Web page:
Following recently increased funding to U.S. law enforcement for anti-human trafficking efforts and during the second annual U.S. National Slavery and Human Trafficking Prevention Month in January, a poll conducted by Deloitte found that organizations have varying levels of anti-human trafficking program deployment.
When asked about the strength of their anti-human trafficking programs, 28.5% of respondents at organizations with existing programs and just 8% of those at organizations launching such programs in the next 12 months described their programs as “stronger than industry standard.” Of those with programs launching inside the next year, 27% called their anti-trafficking programs “weaker than industry standard.”
“With law enforcement receiving more funding, now is a smart time for organizations to reassess and possibly reinforce their ongoing efforts to stem illicit acts commonly tied to human trafficking: money laundering, corruption and fraud,’” said Josh Hanna, a Deloitte Risk & Financial Advisory principal specializing in anti-money laundering and economic sanctions compliance, Deloitte Transactions and Business Analytics LLP. “Regulatory requirements around financial crime vary by industry and global geography for instance, while FinCEN regulates U.S. financial institutions related to the prevention and detection of money laundering and other financial crimes, some industries have no such regulatory oversight. However, lack of regulatory accountability shouldn’t deter organizations from doing what they can.”
Don Fancher, Deloitte Risk & Financial Advisory principal, Deloitte Financial Advisory Services LLP, who serves as US and Global leader for Deloitte Forensic, added, “Human trafficking is one of the world’s fastest growing and toughest to detect illicit activities because it happens in the shadows. The good news is that many organizations, including those without standalone anti-trafficking programs, are collecting more and better data than ever before that can help cast a light on these crimes. As technologies improve, the global business community can be invaluable in helping to fight human trafficking by taking a closer look at financial data with more advanced technologies and by conducting deeper due diligence on the third parties with which it transacts globally.”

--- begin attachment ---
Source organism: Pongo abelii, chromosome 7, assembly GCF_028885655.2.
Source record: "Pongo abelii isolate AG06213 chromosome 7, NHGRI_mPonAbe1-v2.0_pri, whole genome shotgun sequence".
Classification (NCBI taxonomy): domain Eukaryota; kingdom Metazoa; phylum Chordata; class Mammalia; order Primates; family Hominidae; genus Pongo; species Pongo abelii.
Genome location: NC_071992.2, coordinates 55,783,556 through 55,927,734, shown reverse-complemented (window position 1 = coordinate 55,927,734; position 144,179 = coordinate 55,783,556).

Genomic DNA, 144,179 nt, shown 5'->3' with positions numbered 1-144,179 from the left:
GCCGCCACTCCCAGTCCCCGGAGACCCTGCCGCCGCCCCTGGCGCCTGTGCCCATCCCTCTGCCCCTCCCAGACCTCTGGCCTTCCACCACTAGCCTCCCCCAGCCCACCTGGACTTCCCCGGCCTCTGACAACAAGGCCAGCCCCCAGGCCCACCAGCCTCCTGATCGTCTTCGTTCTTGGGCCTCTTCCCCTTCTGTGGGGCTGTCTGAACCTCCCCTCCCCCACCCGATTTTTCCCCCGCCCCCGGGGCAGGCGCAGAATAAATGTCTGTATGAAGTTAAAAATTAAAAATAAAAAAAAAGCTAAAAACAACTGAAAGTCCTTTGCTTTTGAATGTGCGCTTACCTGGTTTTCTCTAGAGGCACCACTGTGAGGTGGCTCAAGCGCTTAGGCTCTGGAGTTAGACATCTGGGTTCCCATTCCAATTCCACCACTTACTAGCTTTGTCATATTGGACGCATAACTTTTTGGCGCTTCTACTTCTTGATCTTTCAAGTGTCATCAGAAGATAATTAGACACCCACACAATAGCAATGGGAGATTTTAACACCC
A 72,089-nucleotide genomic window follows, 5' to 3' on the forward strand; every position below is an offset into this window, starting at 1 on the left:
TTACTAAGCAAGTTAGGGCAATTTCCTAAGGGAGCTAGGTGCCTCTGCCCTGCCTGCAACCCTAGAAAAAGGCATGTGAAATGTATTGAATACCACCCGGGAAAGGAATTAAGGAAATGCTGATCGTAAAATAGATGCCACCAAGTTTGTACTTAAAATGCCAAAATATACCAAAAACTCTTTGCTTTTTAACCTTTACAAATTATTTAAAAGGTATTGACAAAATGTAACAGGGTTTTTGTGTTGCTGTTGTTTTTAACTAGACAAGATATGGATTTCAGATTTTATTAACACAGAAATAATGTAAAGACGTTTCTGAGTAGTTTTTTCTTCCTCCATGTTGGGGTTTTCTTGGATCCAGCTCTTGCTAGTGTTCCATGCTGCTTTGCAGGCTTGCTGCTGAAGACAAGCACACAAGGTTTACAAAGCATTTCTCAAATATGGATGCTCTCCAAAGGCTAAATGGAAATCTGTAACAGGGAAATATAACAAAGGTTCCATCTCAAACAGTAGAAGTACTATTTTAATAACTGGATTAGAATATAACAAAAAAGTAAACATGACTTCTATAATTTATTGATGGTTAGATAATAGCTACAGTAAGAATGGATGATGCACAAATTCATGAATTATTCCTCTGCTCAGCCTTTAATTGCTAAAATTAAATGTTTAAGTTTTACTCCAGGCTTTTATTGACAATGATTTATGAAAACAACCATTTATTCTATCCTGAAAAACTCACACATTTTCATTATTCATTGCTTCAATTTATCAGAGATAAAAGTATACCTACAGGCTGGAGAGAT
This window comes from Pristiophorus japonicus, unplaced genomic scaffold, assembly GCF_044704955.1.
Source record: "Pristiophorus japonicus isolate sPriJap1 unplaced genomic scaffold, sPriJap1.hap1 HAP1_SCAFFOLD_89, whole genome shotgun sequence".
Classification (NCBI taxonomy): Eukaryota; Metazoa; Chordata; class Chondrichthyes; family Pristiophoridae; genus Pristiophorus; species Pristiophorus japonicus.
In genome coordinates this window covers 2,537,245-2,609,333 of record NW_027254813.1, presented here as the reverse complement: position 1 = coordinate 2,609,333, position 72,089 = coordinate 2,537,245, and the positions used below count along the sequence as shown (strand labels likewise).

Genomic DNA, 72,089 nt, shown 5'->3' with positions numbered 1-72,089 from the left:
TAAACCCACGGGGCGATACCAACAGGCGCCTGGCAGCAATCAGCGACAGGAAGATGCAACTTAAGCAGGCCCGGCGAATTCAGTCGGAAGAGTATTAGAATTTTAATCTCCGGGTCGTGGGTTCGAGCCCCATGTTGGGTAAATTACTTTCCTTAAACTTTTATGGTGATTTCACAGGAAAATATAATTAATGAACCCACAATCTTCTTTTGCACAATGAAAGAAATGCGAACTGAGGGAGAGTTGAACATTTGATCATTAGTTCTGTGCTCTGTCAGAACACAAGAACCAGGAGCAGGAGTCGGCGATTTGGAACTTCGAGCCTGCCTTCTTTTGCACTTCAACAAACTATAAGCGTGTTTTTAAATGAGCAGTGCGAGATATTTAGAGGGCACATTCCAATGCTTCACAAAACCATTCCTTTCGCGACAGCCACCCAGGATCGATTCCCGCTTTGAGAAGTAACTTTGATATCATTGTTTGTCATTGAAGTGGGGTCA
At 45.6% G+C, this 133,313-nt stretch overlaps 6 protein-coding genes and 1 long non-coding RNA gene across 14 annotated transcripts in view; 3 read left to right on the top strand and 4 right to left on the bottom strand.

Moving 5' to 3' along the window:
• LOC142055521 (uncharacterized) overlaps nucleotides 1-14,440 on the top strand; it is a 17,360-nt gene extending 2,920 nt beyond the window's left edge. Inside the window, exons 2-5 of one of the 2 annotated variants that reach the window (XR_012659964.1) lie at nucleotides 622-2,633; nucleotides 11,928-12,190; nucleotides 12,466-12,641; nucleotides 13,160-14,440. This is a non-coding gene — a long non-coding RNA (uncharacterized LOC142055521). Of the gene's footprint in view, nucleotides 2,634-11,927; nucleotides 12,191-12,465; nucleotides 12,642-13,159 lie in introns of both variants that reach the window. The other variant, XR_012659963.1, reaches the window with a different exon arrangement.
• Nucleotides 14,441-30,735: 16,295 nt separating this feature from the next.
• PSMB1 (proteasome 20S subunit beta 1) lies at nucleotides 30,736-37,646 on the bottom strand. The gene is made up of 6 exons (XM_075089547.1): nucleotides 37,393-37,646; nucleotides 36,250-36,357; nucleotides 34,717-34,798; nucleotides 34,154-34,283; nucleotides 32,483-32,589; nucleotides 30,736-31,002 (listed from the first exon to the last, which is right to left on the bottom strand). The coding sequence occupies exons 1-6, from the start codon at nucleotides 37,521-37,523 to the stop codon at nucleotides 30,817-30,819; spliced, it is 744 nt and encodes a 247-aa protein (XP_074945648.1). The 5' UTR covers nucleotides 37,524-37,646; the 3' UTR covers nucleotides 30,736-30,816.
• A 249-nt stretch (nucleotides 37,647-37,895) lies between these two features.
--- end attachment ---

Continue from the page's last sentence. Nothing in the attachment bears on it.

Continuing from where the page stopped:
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Respondents from organizations with existing anti-human trafficking programs already in place were more likely to use advanced technologies like artificial intelligence and cognitive computing to monitor transactions for possible ties to human trafficking (42.3%) and to conduct ongoing due diligence on new and existing third parties for the same (47.1%). Just 26.4% of respondents from organizations launching such programs in the next 12 months leverage advanced technologies for anti-trafficking transaction monitoring and fewer (18.4%) conduct ongoing due diligence on new and existing third parties to prevent engagement with potential human traffickers.
Similarly, the executive most responsible for managing anti-human trafficking programs differed by group as well. Global chief compliance officers or global chief risk officers (41.5%) were most likely to manage efforts at organizations with existing anti-human trafficking programs. For organizations launching anti-human trafficking programs in the year ahead, global chief legal officers or general councils (33.5%) were most likely to take point.
Hanna added, “Leaders running anti-human trafficking programs may want to ask themselves if program awareness is as high as they’d like and if employee training is frequent enough such that the full organization can better share responsibility for detecting and preventing illicit acts.”
Fancher concluded, “Ultimately, companies that lean into technology, prioritize the detection of these crimes enterprise-wide and are diligent in their corporate financial crime fighting efforts can help to move the bar higher on what constitutes a leading anti-trafficking program.”
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